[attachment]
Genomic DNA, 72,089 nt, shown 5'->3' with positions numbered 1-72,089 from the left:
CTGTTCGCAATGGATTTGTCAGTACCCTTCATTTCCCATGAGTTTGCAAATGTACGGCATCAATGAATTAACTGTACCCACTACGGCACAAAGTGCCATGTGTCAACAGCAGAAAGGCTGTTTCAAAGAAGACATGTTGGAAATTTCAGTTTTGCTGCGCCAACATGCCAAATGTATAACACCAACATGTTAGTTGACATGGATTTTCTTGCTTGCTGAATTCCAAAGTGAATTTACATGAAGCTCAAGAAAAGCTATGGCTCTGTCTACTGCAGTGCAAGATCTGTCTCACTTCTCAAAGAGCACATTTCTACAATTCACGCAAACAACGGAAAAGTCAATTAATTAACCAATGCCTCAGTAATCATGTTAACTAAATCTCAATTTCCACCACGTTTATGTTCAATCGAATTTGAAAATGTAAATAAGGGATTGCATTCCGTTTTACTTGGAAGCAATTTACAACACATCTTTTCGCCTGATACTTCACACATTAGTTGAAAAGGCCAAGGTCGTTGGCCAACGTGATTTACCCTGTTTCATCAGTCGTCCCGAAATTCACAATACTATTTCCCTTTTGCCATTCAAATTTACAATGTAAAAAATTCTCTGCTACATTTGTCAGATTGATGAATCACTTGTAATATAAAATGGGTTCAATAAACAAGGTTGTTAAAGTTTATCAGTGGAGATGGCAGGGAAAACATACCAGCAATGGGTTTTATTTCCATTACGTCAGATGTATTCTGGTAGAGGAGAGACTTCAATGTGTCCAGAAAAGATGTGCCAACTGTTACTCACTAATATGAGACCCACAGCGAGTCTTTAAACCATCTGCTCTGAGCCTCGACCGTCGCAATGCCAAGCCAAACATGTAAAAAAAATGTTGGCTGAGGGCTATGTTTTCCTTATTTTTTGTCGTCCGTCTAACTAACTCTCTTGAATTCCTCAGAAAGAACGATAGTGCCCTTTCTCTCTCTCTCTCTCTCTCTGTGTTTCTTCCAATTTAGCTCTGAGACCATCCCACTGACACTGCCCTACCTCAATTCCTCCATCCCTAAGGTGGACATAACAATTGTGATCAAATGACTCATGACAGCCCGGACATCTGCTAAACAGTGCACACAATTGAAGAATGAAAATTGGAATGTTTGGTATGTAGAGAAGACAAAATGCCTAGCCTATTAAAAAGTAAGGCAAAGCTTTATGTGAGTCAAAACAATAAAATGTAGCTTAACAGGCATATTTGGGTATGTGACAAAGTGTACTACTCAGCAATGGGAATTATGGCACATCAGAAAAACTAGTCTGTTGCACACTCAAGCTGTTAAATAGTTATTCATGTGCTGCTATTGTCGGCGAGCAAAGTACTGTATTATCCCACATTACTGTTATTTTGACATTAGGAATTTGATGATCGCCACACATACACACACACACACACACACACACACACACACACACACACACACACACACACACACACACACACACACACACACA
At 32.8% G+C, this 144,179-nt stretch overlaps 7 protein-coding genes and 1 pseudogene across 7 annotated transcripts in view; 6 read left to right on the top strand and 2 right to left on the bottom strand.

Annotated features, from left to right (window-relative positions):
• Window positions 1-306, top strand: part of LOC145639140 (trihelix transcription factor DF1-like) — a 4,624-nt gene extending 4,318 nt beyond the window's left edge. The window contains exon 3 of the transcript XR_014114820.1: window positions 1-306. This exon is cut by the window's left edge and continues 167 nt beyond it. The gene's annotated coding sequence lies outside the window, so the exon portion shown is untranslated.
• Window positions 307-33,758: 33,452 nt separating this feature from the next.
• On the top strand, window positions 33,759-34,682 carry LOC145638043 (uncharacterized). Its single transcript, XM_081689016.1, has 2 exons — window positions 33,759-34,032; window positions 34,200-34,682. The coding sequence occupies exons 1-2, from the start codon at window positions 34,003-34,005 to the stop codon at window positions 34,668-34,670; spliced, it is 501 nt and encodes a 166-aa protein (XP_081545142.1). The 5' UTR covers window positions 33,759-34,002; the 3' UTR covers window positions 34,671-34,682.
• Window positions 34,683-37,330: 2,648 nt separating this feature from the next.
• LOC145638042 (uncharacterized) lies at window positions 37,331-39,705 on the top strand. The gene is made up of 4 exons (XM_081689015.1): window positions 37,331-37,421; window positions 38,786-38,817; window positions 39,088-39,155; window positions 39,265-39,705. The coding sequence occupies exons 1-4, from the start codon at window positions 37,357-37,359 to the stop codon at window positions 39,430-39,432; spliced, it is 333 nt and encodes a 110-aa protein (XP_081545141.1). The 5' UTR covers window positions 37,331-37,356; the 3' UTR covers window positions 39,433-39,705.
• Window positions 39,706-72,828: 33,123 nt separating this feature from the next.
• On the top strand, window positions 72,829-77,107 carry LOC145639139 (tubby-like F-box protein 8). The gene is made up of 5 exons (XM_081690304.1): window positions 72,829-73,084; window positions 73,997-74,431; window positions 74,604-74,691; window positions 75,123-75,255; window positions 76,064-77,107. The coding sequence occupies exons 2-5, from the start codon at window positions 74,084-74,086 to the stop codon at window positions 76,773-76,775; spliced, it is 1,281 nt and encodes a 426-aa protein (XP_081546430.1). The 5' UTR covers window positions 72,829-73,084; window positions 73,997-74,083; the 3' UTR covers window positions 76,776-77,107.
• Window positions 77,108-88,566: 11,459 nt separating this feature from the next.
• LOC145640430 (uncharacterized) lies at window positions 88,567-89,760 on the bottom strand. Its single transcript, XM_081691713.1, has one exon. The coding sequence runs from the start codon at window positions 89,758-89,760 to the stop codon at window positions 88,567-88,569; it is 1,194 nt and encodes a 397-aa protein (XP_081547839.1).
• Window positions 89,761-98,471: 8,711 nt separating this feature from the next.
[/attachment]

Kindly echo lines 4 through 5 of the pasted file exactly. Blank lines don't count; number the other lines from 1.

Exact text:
Annotated features, from left to right (window-relative positions):
• Window positions 1-306, top strand: part of LOC145639140 (trihelix transcription factor DF1-like) — a 4,624-nt gene extending 4,318 nt beyond the window's left edge. The window contains exon 3 of the transcript XR_014114820.1: window positions 1-306. This exon is cut by the window's left edge and continues 167 nt beyond it. The gene's annotated coding sequence lies outside the window, so the exon portion shown is untranslated.